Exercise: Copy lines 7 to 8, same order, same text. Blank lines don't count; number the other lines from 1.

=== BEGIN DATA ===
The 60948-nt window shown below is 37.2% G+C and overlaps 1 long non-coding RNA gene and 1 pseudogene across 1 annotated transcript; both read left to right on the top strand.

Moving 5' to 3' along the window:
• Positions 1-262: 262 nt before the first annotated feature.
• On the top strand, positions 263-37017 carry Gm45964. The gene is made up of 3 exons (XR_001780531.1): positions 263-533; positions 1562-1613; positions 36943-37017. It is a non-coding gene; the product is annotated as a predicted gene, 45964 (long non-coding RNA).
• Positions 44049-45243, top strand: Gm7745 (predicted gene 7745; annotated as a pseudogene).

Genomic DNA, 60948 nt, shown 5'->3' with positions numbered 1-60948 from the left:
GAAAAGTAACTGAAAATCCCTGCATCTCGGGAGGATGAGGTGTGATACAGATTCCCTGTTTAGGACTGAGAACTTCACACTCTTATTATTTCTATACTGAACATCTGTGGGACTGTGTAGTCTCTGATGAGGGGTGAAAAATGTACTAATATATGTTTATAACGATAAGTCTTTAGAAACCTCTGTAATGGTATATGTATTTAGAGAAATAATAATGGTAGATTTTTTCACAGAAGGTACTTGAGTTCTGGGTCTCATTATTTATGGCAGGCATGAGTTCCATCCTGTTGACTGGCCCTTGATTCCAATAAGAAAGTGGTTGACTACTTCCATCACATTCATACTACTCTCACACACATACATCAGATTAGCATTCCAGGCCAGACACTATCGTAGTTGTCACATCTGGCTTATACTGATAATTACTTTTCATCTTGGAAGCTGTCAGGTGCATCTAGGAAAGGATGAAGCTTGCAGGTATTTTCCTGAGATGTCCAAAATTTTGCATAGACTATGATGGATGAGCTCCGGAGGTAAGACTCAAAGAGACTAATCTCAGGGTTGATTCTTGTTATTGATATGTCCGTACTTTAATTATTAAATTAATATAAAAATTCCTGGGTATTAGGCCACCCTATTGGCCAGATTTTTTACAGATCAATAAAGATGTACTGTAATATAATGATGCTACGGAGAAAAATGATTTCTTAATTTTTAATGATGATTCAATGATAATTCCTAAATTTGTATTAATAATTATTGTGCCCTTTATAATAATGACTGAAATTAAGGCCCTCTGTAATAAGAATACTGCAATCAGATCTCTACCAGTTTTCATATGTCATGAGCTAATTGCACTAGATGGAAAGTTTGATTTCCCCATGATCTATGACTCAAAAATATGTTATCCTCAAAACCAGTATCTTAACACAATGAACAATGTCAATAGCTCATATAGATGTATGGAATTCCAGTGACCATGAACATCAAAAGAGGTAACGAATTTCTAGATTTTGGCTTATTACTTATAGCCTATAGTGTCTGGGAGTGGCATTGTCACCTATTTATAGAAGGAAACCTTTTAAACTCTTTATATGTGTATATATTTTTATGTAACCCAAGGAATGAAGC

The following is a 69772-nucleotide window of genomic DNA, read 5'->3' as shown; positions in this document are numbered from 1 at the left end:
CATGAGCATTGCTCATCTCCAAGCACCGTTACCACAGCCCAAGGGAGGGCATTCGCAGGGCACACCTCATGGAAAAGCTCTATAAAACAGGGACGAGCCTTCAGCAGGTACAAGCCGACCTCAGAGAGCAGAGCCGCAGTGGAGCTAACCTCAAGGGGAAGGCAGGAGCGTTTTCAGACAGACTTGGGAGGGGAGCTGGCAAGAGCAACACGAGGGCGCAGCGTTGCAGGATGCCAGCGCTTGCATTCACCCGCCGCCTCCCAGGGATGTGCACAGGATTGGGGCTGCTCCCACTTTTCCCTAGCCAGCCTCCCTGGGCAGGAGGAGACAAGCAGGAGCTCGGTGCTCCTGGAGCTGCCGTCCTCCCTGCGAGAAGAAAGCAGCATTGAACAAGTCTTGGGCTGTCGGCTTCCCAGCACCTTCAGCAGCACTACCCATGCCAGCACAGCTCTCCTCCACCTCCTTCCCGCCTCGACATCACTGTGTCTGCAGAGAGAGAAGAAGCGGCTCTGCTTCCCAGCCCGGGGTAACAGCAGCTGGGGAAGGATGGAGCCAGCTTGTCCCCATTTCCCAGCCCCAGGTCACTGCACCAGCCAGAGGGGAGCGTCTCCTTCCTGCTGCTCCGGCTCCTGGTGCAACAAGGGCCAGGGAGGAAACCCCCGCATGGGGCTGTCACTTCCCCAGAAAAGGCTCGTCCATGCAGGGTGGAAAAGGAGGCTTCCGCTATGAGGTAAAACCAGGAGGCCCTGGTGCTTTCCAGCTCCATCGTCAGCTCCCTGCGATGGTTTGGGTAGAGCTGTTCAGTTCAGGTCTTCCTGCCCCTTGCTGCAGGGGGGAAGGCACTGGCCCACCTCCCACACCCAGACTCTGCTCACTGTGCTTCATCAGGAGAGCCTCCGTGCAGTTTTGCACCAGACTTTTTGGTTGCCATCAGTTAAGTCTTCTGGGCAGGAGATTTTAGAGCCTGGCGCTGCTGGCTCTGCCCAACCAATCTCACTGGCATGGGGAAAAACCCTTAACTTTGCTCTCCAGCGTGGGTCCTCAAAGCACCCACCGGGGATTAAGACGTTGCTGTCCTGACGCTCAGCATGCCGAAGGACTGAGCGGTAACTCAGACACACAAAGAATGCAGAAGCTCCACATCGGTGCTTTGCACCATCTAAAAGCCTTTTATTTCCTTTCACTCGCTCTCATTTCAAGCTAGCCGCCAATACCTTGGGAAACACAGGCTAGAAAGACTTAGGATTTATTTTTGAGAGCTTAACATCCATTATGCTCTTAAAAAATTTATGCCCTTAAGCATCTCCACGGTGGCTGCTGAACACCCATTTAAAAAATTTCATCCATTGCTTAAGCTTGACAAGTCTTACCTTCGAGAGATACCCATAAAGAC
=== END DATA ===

GAAAAGTAACTGAAAATCCCTGCATCTCGGGAGGATGAGGTGTGATACAGATTCCCTGTTTAGGACTGAGAACTTCACACTCTTATTATTTCTATACTGAACATCTGTGGGACTGTGTAGTCTCTGATGAGGGGTGAAAAATGTACTAATATATGTTTATAACGATAAGTCTTTAGAAACCTCTGTAATGGTATATGTATTTAGAGAAATAATAATGGTAGATTTTTTCACAGAAGGTACTTGAGTTCTGGGTCTCATTATTTATGGCAGGCATGAGTTCCATCCTGTTGACTGGCCCTTGATTCCAATAAGAAAGTGGTTGACTACTTCCATCACATTCATACTACTCTCACACACATACATCAGATTAGCATTCCAGGCCAGACACTATCGTAGTTGTCACATCTGGCTTATACTGATAATTACTTTTCATCTTGGAAGCTGTCAGGTGCATCTAGGAAAGGATGAAGCTTGCAGGTATTTTCCTGAGATGTCCAAAATTTTGCATAGACTATGATGGATGAGCTCCGGAGGTAAGACTCAAAGAGACTAATCTCAGGGTTGATTCTTGTTATTGATATGTCCGTACTTTAATTATTAAATTAATATAAAAATTCCTGGGTATTAGGCCACCCTATTGGCCAGATTTTTTACAGATCAATAAAGATGTACTGTAATATAATGATGCTACGGAGAAAAATGATTTCTTAATTTTTAATGATGATTCAATGATAATTCCTAAATTTGTATTAATAATTATTGTGCCCTTTATAATAATGACTGAAATTAAGGCCCTCTGTAATAAGAATACTGCAATCAGATCTCTACCAGTTTTCATATGTCATGAGCTAATTGCACTAGATGGAAAGTTTGATTTCCCCATGATCTATGACTCAAAAATATGTTATCCTCAAAACCAGTATCTTAACACAATGAACAATGTCAATAGCTCATATAGATGTATGGAATTCCAGTGACCATGAACATCAAAAGAGGTAACGAATTTCTAGATTTTGGCTTATTACTTATAGCCTATAGTGTCTGGGAGTGGCATTGTCACCTATTTATAGAAGGAAACCTTTTAAACTCTTTATATGTGTATATATTTTTATGTAACCCAAGGAATGAAGC

The following is a 69772-nucleotide window of genomic DNA, read 5'->3' as shown; positions in this document are numbered from 1 at the left end: